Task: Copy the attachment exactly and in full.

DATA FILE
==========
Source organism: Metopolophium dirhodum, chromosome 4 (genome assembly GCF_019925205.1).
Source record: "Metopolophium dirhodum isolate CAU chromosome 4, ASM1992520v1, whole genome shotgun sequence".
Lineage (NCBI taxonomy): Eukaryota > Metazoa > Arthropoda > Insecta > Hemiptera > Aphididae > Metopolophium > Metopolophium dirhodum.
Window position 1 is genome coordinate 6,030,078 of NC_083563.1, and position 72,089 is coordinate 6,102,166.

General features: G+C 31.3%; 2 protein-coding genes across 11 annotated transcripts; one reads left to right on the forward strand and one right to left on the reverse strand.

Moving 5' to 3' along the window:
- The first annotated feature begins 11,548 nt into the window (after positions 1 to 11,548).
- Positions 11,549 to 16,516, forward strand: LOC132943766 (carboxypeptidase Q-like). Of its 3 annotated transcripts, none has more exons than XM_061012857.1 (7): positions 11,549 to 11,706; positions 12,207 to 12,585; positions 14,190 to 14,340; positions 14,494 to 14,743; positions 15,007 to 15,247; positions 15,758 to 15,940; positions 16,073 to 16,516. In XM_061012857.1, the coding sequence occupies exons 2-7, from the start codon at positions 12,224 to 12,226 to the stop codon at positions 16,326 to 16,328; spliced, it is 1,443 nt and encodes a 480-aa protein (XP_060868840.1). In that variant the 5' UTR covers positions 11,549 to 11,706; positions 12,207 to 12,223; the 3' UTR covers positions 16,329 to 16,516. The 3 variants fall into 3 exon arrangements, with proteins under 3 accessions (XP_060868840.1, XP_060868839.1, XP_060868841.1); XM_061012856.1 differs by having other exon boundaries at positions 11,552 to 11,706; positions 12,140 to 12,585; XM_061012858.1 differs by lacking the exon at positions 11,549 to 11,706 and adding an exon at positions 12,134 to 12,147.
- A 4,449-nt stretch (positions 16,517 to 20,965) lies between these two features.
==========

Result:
Source organism: Metopolophium dirhodum, chromosome 4 (genome assembly GCF_019925205.1).
Source record: "Metopolophium dirhodum isolate CAU chromosome 4, ASM1992520v1, whole genome shotgun sequence".
Lineage (NCBI taxonomy): Eukaryota > Metazoa > Arthropoda > Insecta > Hemiptera > Aphididae > Metopolophium > Metopolophium dirhodum.
Window position 1 is genome coordinate 6,030,078 of NC_083563.1, and position 72,089 is coordinate 6,102,166.

General features: G+C 31.3%; 2 protein-coding genes across 11 annotated transcripts; one reads left to right on the forward strand and one right to left on the reverse strand.

Moving 5' to 3' along the window:
- The first annotated feature begins 11,548 nt into the window (after positions 1 to 11,548).
- Positions 11,549 to 16,516, forward strand: LOC132943766 (carboxypeptidase Q-like). Of its 3 annotated transcripts, none has more exons than XM_061012857.1 (7): positions 11,549 to 11,706; positions 12,207 to 12,585; positions 14,190 to 14,340; positions 14,494 to 14,743; positions 15,007 to 15,247; positions 15,758 to 15,940; positions 16,073 to 16,516. In XM_061012857.1, the coding sequence occupies exons 2-7, from the start codon at positions 12,224 to 12,226 to the stop codon at positions 16,326 to 16,328; spliced, it is 1,443 nt and encodes a 480-aa protein (XP_060868840.1). In that variant the 5' UTR covers positions 11,549 to 11,706; positions 12,207 to 12,223; the 3' UTR covers positions 16,329 to 16,516. The 3 variants fall into 3 exon arrangements, with proteins under 3 accessions (XP_060868840.1, XP_060868839.1, XP_060868841.1); XM_061012856.1 differs by having other exon boundaries at positions 11,552 to 11,706; positions 12,140 to 12,585; XM_061012858.1 differs by lacking the exon at positions 11,549 to 11,706 and adding an exon at positions 12,134 to 12,147.
- A 4,449-nt stretch (positions 16,517 to 20,965) lies between these two features.